Eye of the firestorm

DARYL Hull lay in the mud of the little island in the middle of Marysville’s lake, staring at the ducks.
Over his head, he could see fire leaping through trees.
Little fingers of orange flame crept through the grass on the banks, too, as if the fire were a living thing although it also looked like an animation, he said.
It seemed so unreal that at one point he literally reached for a remote control.
“I just wanted to change the channel,” he told the Bushfires Royal Commission this week.
“As this thing kept getting bigger, I kept thinking, ‘I want to get away from this’.”
Hull, 58, did get away from it. But he also stayed close enough to film the fire that razed Marysville and killed 34 of its residents.
With startling presence of mind, he clung to his video camera throughout most of his ordeal. His compelling footage of the fire and its aftermath was this week shown to the commission.
He told his tale calmly, with a catch in his voice only twice: once when talking of his relief to see police lights after the fire had passed, and once when talking about the town’s devastation.
Hull’s family has been part of the town for three generations, ever since his grandfather built a guesthouse there in the 1920s. Hull used to work as a pianist in the local guesthouses but on Black Saturday was helping out as a kitchenhand at a cafe.
He did not leave the kitchen until 4.30pm, when he saw a pall of smoke over the town. At 5.15pm, on another break, he grabbed his cameras and began filming. He soon became alarmed and went to warn his employers. They all kept checking the sky, unsure whether they should be worried.
He said he heard a siren go off twice but then it was cut off.
“The fact of the siren stopping said to me, ‘Oh, false alarm, maybe there’s not a problem’,” he said.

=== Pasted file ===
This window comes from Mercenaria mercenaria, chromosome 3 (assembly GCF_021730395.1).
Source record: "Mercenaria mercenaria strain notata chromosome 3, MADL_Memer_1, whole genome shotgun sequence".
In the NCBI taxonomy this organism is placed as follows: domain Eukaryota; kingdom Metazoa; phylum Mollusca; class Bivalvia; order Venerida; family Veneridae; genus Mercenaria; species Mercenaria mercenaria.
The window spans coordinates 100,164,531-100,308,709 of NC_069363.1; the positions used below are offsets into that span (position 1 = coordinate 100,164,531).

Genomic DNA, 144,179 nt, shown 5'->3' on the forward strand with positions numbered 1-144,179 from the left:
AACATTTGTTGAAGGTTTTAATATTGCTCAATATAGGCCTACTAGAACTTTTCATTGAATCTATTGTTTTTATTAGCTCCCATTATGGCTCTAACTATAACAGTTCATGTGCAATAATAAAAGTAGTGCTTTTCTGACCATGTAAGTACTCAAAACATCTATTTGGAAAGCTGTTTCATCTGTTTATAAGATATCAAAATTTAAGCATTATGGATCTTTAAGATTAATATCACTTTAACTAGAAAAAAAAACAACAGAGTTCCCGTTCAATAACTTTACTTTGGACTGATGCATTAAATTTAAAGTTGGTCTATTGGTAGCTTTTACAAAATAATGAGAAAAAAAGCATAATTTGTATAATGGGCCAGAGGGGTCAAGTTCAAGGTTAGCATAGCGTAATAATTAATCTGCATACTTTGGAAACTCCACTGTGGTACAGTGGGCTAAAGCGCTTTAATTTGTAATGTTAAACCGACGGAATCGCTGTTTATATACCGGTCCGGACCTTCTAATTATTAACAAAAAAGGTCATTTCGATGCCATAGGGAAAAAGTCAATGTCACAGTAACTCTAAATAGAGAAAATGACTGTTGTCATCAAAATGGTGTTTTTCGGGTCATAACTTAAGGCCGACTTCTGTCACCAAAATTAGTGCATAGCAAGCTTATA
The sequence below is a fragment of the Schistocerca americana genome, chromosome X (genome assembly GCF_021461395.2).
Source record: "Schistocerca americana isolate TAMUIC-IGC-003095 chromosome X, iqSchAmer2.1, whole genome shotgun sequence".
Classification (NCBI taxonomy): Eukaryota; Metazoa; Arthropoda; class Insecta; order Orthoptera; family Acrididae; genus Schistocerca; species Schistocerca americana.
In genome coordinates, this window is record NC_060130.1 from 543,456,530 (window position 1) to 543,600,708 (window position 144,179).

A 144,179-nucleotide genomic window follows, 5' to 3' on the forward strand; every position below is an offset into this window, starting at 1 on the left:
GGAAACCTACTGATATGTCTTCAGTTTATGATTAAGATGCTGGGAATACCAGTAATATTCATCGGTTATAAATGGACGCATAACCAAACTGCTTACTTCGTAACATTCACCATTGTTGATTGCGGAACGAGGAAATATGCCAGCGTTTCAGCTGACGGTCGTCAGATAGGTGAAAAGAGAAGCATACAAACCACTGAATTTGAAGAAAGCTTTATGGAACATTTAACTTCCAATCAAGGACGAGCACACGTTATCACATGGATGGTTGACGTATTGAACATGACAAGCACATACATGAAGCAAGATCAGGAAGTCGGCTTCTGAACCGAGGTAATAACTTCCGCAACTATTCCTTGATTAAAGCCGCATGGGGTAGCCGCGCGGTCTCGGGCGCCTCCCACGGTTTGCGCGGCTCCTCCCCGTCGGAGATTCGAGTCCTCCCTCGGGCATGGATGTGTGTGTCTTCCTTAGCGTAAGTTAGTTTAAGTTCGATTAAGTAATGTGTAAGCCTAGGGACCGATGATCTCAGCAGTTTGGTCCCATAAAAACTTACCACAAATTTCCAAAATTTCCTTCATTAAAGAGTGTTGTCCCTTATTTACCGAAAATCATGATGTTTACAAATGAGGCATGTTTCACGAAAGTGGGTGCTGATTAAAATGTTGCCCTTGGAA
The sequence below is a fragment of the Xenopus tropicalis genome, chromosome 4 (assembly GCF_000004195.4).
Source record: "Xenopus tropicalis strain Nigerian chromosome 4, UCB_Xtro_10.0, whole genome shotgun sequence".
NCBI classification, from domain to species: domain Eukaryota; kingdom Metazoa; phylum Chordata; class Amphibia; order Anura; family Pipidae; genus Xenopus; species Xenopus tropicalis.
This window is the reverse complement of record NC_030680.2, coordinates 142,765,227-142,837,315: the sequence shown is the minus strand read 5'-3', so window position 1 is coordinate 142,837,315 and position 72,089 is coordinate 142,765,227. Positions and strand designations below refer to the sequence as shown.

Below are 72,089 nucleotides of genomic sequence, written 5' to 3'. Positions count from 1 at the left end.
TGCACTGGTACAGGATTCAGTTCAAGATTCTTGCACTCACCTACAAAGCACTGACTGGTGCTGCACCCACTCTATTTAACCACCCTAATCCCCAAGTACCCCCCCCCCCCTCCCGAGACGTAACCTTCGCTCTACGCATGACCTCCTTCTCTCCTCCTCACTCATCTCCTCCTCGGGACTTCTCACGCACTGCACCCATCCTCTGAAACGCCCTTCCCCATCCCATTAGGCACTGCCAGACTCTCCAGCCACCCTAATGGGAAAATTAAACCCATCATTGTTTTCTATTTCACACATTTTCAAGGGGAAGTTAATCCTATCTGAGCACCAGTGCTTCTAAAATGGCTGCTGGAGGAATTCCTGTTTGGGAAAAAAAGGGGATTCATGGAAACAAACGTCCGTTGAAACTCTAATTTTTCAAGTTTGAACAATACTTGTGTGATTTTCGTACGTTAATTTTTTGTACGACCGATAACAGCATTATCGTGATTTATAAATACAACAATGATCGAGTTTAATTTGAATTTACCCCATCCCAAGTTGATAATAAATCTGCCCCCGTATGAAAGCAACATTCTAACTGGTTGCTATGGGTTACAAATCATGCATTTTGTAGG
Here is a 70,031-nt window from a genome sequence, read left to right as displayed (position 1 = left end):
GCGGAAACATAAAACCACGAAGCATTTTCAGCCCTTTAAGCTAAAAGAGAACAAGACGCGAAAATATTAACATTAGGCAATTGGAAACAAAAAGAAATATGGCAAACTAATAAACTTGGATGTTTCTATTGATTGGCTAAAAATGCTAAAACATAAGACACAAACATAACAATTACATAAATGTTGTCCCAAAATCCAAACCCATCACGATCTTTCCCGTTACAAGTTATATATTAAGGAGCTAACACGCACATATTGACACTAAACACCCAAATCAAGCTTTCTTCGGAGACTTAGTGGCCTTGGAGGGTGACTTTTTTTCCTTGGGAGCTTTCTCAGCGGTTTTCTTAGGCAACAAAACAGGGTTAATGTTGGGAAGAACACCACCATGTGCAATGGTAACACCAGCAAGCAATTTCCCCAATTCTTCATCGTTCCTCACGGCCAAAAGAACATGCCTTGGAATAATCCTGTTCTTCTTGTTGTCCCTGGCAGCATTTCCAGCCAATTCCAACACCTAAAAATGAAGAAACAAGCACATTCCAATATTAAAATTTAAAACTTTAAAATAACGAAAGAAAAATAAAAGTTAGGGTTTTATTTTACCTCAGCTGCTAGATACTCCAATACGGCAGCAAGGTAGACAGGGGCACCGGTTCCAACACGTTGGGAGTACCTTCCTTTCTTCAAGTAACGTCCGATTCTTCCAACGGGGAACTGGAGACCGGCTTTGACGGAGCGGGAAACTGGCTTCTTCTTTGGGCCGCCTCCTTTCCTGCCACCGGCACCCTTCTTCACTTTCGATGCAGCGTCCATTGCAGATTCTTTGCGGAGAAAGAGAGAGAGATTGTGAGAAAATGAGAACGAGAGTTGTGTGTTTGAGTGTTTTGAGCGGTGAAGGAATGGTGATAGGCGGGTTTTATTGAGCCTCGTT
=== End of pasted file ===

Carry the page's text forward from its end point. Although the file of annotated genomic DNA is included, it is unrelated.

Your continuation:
But he knew to gather at the local oval in case of emergency. There, people were milling around in confusion.
“We were all sort of biting our nails at that point thinking, ‘What on earth do we do? Where do we go? What is happening? How bad is this?’,” he said.
Police announced they were evacuating people in a convoy. Hull would not go. He feared dying in a car at the side of the road.
“I’d said to various people, you know, if ever there was any trouble or a fire . . . that the lake would be the perfect place to get into. I’ve always been very fond of that little body of water,” Hull said.
“The ducks on the lake have always amused me enormously and they all gather in under that foliage on the lake at night. And I kind of thought, ‘Well, good enough for them, good enough for me’.”
He walked boldly into the water, only to find himself suddenly up to his neck.
“So I have got one digital camera underwater and automatically my right hand thrusting skywards to hold the video camera out of the water thinking, ‘What did I think I was doing?’,” he said.
Hull scrambled back to the edge and put the cameras under some ferns before swimming over to the far side of the island, where he submerged his body in the water and the mud.
He stayed, he thinks, for half an hour, before the island caught alight: “The smoke above me had descended and was sitting almost above my head . . . and it was . . . frothing and bubbling, it almost looked like tar, it was black and very, very dense and quite terrifying,” he said.
He got back into the lake and it gave him what he needed: shelter from a hail of embers.
“I put my hand out and there was the perfect branch in the shape of an umbrella, already wet, just at my arm’s length. I don’t know how that happened but I thanked whatever power had put it there,” Hull said.
“Over the lake it was very dense and very powerful and it had the sense of, as though it was drawing breath . . . and then . . . the entire sky seemed to catch fire and then it absolutely rained embers, just an absolute meteor shower of embers.”
Hull said at one point blue flames encircled the lake, and trees moved “as if they had their own current”.
He told the commission he heard two cars reach the water’s edge and the sounds of human voices, including a child.
But then there was an explosion, followed by silence.
“I don’t know what happened to those people,” he said.
An hour later, he retrieved his video and began filming. He walked down streets and filmed blazing landmarks: the kindergarten, a church where only its sign was left standing. The Age
“We were all sort of biting our nails at that point thinking, ‘What on earth do we do? Where do we go? What is happening? How bad is this?’ ”

First published in the Newcastle Herald.